The names alone are imposing. Take Tyrannosaurus, the tyrant lizard; Torvosaurus, the savage lizard; or Giganotosaurus, the giant southern lizard. These monstrous carnivores dominate our imaginations, movies and museum halls, and no natural history museum nor Jurassic Park film would be complete without a towering predatory dinosaur tall enough to look into a second-story window.
But all these giants were latecomers in the dinosaur saga. For tens of millions of years, even as other dinosaur species grew to huge sizes, 40-foot carnivores weren't around. How, then, did the meat-eaters rise to the top of the food web in the Age of Dinosaurs? The answers are just starting to spill out of the stone.
Where Carnivorous Dinosaurs Came From
First, a quick history lesson. The earliest dinosaurs arose about 235 million years ago during the Middle Triassic. They didn’t look much like modern favorites Triceratops or Spinosaurus. Instead, these lanky creatures didn’t get much bigger than a German shepherd. The current spate of evidence suggests they were omnivorous. These first dinosaur populations varied and evolved into new forms including the ancestors of the long-necked sauropods and a group called the theropods, which includes all known carnivorous dinosaurs.
Up until now, paleontologists thought theropods remained generally small and on the ecological sidelines from about 235 through 201 million years ago. It was only after a mass extinction at the end of the Triassic, at the 201 million-year mark, that carnivorous dinosaurs started to get big. But that view is starting to change thanks to a new reading of the bone trail by scientists who think large meat-eaters may have appeared much earlier.
Virginia Tech paleontologist Christopher Griffin says a key player in this story is Herrerasaurus. This early dinosaur roamed Triassic Argentina about 230 million years ago and reached more than 16 feet in length with a mass greater than a polar bear. There is some debate about whether or not Herrerasaurus is truly a theropod, but it was a carnivorous dinosaur and was one of the largest of its time.
The known carnivorous dinosaurs during the later part of the Triassic appeared to be smaller and less imposing than the crocodile relatives they lived alongside (such as Postosuchus from the southwestern United States). Thanks to a better understanding of dinosaur growth, however, paleontologists have found that some of those little theropods were hiding a secret.
“The few remains we’ve found of larger Triassic theropods come exclusively from immature animals that are still growing rapidly,” Griffin says. These young carnivores would have grown to lengths exceeding 18 feet in adulthood. That’s a little less than half a full-grown T. rex, but enough to make you want to avoid meeting such a carnivore face-to-face.
But the evolution of larger body sizes is only part of the story. “The big difference in the theropods of the Triassic compared to the Jurassic, especially the earliest part of the Jurassic, is abundance,” Griffin says. To date, only six partial skeletons of large Triassic theropods are known worldwide. That’s pretty paltry compared to the following Jurassic period (from 201 to 145 million years ago) when dinosaurs started to make their mark on the landscape and proliferate. Carnivorous dinosaurs weren’t just getting bigger. They were digging their claws into ecosystems like never before.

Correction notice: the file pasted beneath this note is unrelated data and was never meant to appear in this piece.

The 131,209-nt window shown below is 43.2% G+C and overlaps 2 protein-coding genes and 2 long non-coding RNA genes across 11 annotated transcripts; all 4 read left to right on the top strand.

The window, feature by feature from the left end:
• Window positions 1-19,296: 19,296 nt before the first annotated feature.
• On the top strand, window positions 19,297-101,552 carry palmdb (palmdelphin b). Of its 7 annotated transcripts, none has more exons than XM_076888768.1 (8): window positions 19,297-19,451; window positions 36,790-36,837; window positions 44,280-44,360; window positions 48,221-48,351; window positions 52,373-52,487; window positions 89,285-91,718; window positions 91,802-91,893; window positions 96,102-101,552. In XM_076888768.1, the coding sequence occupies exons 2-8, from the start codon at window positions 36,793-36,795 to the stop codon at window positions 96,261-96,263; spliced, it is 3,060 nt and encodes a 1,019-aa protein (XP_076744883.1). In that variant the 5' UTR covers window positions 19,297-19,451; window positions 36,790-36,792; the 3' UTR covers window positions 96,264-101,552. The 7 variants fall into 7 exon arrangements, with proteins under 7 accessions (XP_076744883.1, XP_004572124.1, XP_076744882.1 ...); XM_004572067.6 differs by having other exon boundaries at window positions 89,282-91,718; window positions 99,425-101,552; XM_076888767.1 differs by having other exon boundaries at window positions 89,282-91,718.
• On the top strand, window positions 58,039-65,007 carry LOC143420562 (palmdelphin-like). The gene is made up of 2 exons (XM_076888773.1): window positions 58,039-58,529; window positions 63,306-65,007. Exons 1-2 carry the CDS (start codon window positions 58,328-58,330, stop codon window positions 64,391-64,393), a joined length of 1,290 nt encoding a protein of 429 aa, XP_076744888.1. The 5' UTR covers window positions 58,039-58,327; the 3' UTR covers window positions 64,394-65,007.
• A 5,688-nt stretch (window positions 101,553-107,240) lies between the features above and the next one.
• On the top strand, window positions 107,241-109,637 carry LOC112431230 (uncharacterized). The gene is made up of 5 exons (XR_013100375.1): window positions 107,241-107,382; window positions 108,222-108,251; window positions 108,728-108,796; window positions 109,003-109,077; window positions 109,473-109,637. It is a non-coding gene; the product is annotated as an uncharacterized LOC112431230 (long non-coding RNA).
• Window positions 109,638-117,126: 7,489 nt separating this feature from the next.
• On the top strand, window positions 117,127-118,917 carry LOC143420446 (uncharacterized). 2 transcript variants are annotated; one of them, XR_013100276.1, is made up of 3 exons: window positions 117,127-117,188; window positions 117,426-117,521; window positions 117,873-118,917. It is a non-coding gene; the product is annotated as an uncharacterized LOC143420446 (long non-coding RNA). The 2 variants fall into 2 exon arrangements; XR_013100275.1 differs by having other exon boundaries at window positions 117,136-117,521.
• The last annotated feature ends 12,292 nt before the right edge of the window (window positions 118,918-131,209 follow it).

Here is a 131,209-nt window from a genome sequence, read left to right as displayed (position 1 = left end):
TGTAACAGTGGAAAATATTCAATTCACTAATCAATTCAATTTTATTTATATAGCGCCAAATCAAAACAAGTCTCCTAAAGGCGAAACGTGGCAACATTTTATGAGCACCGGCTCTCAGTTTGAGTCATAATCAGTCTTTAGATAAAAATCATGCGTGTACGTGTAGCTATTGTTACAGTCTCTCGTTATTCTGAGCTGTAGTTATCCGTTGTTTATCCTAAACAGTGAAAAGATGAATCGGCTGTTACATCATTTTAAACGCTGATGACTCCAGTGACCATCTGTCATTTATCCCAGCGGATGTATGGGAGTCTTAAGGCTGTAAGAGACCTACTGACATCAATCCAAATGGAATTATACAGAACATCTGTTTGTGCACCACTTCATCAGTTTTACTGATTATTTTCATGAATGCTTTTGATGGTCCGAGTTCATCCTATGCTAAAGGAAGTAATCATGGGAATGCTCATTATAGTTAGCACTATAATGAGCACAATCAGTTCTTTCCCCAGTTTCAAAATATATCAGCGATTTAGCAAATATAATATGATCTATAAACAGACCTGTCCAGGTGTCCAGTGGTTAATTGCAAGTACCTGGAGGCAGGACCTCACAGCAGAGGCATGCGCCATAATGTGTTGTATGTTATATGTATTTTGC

A Muddled Picture of Evolution
During the early part of the Jurassic, carnivorous dinosaurs were similar in size to the largest of their Triassic precursors. Dilophosaurus, made famous in slightly fictionalized form by Jurassic Park, was a little larger than Herrerasaurus and strutted around what’s now Arizona about 190 million years ago. Still, it could not compare to the giants that came later in the Jurassic, about 150 million years ago—carnivores such as Allosaurus and Torvosaurus that could reach 40 feet long.
The critical transition between big and giant seemed to happen sometime in the Middle Jurassic, a little-understood time when dinosaurs flourished. The critical time is between 201 and 174 million years ago, in the Early and Middle parts of the Jurassic. As luck would have it, once such carnivore was recently unearthed.
Late last year, Ludwig-Maximilian University of Munich paleontologist Oliver Rauhut and colleague Diego Pol named an exceptional skeleton of a Middle Jurassic carnivore they called Asfaltovenator. This was a large animal, more than 25 feet long, that approached the average size of the later Allosaurus and bears more a passing resemblance to the later dinosaur.
Asfaltovenator lived between 174 and 168 million years ago, millions of years before more famous large carnivores of the Late Jurassic like the three-horned Ceratosaurus and the massive Torvosaurus. More importantly, Rauhut and Pol say, Asfaltovenator appears to display traits of more than one theropod lineage. The bones carry echoes of a more ancient time before the major theropod groups; Asfaltovenator most closely resembles Allosaurus, but the dinosaur also has some traits seen in a group called megalosaurs, a family of large-headed carnivores such as Torvosaurus and Megalosaurus. This could be an indication that these two families split from each other a few million years prior, occupying different niches as such dinosaurs grew ever larger.
Museum dioramas display the towering terrors of the Late Jurassic, when dinosaurs like Allosaurus lived among armored herbivores like Stegosaurus and immense vegetarians like Diplodocus. For tens of millions of years afterwards, to the end of the Cretaceous period (66 million years ago), giant carnivores evolved and proliferated. But that boom started long before. “There is much more to be learned about theropod evolution during this time,” Rauhut says, with finds like Asfaltovenator hinting at what remains to be uncovered.